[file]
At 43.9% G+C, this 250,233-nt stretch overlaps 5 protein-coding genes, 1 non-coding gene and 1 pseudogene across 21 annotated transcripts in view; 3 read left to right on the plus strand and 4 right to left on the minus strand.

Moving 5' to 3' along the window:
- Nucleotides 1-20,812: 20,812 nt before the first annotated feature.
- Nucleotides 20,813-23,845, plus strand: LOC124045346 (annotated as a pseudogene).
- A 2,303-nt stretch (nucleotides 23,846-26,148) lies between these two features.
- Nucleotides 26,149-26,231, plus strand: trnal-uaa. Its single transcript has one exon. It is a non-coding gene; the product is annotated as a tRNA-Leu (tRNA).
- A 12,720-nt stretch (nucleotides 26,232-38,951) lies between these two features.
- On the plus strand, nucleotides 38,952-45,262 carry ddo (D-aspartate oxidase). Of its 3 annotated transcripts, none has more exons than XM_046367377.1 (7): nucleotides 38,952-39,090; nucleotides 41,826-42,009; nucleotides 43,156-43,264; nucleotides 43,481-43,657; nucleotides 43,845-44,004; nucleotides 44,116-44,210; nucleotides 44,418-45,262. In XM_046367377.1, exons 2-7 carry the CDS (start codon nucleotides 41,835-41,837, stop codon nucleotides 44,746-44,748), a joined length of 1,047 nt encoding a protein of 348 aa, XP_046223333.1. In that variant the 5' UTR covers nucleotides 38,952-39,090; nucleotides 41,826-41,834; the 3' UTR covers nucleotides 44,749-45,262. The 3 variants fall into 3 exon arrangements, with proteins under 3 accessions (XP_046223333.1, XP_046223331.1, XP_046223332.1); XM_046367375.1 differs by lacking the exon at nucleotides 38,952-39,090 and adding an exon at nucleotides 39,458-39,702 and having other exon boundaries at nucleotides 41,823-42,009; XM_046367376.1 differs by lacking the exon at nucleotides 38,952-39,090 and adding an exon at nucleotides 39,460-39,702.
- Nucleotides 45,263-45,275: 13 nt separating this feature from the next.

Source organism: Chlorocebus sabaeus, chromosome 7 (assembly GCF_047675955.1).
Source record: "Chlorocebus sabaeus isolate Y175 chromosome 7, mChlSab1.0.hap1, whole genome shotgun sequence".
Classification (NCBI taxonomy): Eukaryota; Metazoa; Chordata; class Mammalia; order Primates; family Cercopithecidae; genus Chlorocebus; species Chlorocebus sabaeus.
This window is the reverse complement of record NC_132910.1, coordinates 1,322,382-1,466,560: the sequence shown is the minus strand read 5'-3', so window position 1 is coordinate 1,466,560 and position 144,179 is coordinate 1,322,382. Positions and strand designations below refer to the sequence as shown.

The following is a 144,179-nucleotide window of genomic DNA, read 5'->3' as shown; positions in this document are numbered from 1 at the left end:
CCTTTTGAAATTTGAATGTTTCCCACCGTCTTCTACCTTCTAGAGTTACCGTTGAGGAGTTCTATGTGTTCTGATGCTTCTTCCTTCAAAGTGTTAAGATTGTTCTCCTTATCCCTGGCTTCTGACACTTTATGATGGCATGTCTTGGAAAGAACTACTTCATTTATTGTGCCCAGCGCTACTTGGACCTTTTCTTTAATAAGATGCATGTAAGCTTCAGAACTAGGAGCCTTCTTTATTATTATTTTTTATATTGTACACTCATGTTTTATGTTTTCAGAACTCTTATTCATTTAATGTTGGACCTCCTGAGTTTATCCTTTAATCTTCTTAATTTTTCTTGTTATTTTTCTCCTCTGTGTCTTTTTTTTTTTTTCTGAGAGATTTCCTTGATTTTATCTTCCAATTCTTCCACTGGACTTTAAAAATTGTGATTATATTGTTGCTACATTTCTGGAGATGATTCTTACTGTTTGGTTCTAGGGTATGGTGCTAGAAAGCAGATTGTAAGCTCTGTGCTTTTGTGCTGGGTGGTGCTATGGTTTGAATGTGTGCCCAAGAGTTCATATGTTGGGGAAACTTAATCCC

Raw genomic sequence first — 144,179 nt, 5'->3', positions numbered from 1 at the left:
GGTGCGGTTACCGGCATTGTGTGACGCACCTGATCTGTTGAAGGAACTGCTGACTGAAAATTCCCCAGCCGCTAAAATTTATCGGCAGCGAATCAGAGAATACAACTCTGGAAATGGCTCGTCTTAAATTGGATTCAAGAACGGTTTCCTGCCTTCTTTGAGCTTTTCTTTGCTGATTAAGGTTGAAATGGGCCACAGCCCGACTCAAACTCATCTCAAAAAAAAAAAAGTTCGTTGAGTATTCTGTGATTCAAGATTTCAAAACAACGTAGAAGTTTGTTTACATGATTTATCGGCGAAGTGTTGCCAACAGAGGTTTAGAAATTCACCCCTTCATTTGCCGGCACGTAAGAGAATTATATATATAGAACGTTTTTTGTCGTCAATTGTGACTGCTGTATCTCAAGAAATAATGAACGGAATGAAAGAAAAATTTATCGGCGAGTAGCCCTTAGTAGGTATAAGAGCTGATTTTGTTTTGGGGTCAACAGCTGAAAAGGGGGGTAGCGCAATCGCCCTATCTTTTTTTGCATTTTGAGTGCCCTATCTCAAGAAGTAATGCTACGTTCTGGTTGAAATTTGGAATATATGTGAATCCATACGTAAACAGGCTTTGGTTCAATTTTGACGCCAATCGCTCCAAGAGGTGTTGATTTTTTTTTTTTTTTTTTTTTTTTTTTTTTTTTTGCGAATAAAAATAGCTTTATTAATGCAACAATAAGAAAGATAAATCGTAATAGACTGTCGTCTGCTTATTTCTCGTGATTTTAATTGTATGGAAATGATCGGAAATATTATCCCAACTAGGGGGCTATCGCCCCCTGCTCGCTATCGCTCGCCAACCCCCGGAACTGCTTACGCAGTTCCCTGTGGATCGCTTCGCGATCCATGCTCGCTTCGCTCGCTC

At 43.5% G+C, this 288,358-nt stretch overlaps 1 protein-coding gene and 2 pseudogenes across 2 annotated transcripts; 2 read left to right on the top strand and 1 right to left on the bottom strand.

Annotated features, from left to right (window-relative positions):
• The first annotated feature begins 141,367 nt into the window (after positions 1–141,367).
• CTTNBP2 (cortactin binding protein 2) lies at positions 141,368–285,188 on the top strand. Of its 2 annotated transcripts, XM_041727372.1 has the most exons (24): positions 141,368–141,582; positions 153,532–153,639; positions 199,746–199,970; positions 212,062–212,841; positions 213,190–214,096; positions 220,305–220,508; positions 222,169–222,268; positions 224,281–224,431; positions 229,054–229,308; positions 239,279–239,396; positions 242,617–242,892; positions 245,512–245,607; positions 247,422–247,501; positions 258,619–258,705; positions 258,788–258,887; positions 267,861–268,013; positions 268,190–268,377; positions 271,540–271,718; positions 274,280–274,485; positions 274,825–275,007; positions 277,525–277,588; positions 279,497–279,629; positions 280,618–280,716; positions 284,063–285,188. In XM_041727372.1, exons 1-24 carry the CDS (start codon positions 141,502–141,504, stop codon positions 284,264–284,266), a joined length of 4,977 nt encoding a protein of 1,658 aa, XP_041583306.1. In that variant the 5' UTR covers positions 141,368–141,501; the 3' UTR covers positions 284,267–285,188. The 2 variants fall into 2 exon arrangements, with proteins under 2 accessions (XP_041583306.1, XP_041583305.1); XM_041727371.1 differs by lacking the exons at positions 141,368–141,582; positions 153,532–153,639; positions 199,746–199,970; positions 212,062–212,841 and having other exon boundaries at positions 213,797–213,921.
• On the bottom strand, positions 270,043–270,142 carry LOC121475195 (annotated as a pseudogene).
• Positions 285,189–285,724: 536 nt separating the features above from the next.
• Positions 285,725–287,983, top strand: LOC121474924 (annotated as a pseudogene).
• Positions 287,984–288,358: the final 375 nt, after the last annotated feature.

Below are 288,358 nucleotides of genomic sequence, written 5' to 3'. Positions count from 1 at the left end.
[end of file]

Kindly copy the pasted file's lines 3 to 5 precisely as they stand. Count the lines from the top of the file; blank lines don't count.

- Nucleotides 1-20,812: 20,812 nt before the first annotated feature.
- Nucleotides 20,813-23,845, plus strand: LOC124045346 (annotated as a pseudogene).
- A 2,303-nt stretch (nucleotides 23,846-26,148) lies between these two features.